Hands-on with SkyDrive. What works, what's missing, and what you can expect.
Windows Live is no more. Long live Microsoft Account.
There's almost no way around the cloud in Windows 8. During custom setup, users are all but forced to sign in or register for a Microsoft account. Once you've done that, you can gradually sign on to several cloud-connected services:
SkyDrive access: The SkyDrive app gives you instant access to your online account. You can browse through your folder and open files. (Windows 8 automatically launches the appropriate app, for example the new Microsoft Reader for PDF documents.) Unfortunately, there's no way to create, upload or delete folders, though I believe that this will be fixed in the upcoming month -- remember, Sinofsky promised to update the Consumer Preview and its apps regularly.
User Account Synchronization: The new Metro-style control panel allows you to take most local user account data and moves it to the cloud. The moment you sign in on another PC (say, another laptop), you'll have most of your settings right in front of you. This includes personal settings such as the desktop wallpaper, profile picture and lock screen. If you've set up "Ease of Use", all contrast and color settings are also automatically synced.
App settings, browser settings, favorites and a variety of Windows settings are also saved and synced back to whatever account you log on to. Over the past few days, I've installed Windows 8 Consumer Preview on several machines and was pretty happy to save myself the trouble of configuring every PC and laptop individually. What's missing is the ability to automatically sync back files (such as important documents or a handful of photos) from one account to another.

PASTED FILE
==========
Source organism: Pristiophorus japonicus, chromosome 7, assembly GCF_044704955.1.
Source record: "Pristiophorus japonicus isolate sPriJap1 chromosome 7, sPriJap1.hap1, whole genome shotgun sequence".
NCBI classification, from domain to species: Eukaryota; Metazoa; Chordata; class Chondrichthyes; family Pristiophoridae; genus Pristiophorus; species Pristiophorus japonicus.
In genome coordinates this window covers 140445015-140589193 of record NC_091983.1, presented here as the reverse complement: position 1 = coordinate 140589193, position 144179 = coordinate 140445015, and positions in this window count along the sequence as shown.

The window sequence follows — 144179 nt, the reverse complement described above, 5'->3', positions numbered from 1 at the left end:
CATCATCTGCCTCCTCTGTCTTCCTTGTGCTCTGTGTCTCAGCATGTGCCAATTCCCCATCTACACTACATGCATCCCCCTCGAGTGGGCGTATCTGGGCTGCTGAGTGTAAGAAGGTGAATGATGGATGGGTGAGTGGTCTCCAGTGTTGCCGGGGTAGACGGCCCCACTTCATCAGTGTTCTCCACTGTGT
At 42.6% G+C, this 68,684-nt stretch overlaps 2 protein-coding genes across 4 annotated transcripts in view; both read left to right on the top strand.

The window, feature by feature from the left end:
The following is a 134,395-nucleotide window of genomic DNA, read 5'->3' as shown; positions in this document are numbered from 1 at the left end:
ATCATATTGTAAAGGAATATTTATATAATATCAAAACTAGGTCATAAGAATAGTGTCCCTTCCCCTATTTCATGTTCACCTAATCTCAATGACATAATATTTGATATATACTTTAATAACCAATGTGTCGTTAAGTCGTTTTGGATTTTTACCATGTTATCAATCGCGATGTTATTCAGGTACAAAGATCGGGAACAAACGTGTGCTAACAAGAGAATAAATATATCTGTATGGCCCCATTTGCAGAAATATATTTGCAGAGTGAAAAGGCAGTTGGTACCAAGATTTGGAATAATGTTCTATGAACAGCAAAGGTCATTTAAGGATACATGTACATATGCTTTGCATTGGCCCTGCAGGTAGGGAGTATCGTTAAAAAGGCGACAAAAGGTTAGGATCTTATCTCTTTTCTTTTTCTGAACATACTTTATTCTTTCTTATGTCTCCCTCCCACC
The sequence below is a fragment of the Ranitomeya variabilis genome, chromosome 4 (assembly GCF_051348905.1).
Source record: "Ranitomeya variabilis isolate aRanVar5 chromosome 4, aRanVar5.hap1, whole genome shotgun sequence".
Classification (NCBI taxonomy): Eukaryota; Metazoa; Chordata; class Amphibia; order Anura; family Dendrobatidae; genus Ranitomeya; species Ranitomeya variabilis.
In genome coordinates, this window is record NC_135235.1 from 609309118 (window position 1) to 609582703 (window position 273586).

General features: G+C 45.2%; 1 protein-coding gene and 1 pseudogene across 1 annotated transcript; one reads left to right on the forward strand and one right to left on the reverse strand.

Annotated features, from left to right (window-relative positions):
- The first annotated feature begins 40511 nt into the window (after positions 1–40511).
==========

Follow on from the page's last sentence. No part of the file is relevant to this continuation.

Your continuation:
App integration: All apps that are capable of opening or saving files have access to the SkyDrive. The photos app, for example, includes your SkyDrive pictures folder (as well as Facebook and Flickr integration).
But the cloud doesn't just take place on the Metro-style Start Screen. Microsoft promised to integrate the SkyDrive folder directly into Windows Explorer. Here's screenshot from Microsoft's Engineering 8 blog:
Looks eerily like Dropbox, right?
Overall, Windows 8 SkyDrive integration seems like a winner -- even in its early preview. It's built right into the OS and it just works. And while power users can (and will) consider other cloud solutions, the novice will likely not even bother and just use SkyDrive. Plus, not a lot of cloud storage services offer 25 GB for free. And rumor has it that Microsoft will offer paid upgrades, up until 125 GB.
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